If I read another article about Frankenfish or Frankensalmon I might just design a Trojan to bring down any website/ computer / mobile / tablet that hosts them. These articles bring to mind images of double-headed Salmon and seven-finned abominations. Why all the fuss? The FDA (Food and Drug Administration, USA) are close to agreeing to the production of genetically modified (GM) salmon made by AquaBounty on a land-based Fort Knox in Panama, and sold – unlabelled – to the US market.
The villain of this story is an Atlantic salmon (Salmo salar) that has a single-copy of a growth hormone gene from the Chinook Salmon (Oncorhynchus tshawytscha) inserted into its genome. This growth hormone is under the control of an antifreeze gene promoter from the eel-like ocean pout (Zoarces americanus). The promoter keeps growth hormone production switched-on all year round instead of only in the warmer months. So this salmon can go from an egg to your plate in just 18 months instead of the normal 3-year process. Simply more fish in less time; economically it’s pretty brilliant.
The consumer should get more fish at a lower cost, however consumer groups are roaring “[they] jammed up the White House telephone lines last week protesting any approval” said Eve Mitchell, European food policy adviser at Food and Water Watch Europe. The two main concerns about GM fish are its effects on human health and the environment.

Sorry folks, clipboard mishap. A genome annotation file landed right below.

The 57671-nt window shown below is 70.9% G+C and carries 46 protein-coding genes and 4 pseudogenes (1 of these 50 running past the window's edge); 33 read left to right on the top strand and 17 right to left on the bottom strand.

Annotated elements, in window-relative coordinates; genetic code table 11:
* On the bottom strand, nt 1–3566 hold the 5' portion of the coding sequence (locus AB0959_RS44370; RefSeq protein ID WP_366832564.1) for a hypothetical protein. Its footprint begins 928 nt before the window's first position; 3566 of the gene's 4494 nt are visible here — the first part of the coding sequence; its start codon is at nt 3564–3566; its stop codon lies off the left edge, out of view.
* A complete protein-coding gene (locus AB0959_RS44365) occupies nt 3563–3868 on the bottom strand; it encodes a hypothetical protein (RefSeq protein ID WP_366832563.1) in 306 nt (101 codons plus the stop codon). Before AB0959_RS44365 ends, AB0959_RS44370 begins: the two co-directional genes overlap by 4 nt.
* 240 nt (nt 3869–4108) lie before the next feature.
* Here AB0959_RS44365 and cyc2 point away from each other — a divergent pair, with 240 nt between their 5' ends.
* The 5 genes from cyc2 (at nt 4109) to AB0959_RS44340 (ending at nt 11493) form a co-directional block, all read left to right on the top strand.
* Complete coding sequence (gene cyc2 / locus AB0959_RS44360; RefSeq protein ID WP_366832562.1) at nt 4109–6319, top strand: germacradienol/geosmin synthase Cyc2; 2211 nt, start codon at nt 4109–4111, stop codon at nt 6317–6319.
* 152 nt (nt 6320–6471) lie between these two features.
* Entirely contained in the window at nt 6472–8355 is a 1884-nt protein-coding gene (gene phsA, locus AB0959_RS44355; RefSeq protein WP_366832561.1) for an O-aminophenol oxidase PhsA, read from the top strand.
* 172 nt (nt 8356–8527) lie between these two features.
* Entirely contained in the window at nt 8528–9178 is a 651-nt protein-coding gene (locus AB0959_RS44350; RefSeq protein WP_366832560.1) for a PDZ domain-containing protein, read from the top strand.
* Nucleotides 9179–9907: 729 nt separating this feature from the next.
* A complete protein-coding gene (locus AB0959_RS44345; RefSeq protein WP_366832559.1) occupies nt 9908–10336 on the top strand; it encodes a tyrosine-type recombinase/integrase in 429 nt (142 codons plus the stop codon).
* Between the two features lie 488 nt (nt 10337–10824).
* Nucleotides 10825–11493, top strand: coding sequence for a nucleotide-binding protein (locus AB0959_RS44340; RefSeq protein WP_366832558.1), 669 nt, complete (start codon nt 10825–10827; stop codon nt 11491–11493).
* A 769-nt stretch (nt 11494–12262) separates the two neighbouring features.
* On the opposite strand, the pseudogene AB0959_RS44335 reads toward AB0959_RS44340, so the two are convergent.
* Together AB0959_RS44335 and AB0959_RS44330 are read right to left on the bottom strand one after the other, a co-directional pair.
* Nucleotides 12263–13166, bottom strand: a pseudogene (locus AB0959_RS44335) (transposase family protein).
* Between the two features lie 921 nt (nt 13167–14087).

I’ve read over 20 articles about these fish and most journalists seem to assume that GM fish are bad for you, and implied that these fish might be highly allergic since the human body has never been exposed to this salmon before. My opinion: wishy-washy bull****, no data backs these claims, most proponents link allergenicity with seafood being highly allergic. The only decent article that discussed health was Henry Miller’s ‘Turning gene science into a fishy business’ in The Observer. His conclusion? Till now GM food has not resulted in huge health epidemics, although some cases of earlier imprecise genetic techniques, such as traditional crossbreeding, have resulted in new vegetable varieties with elevated toxin levels or disease weaknesses.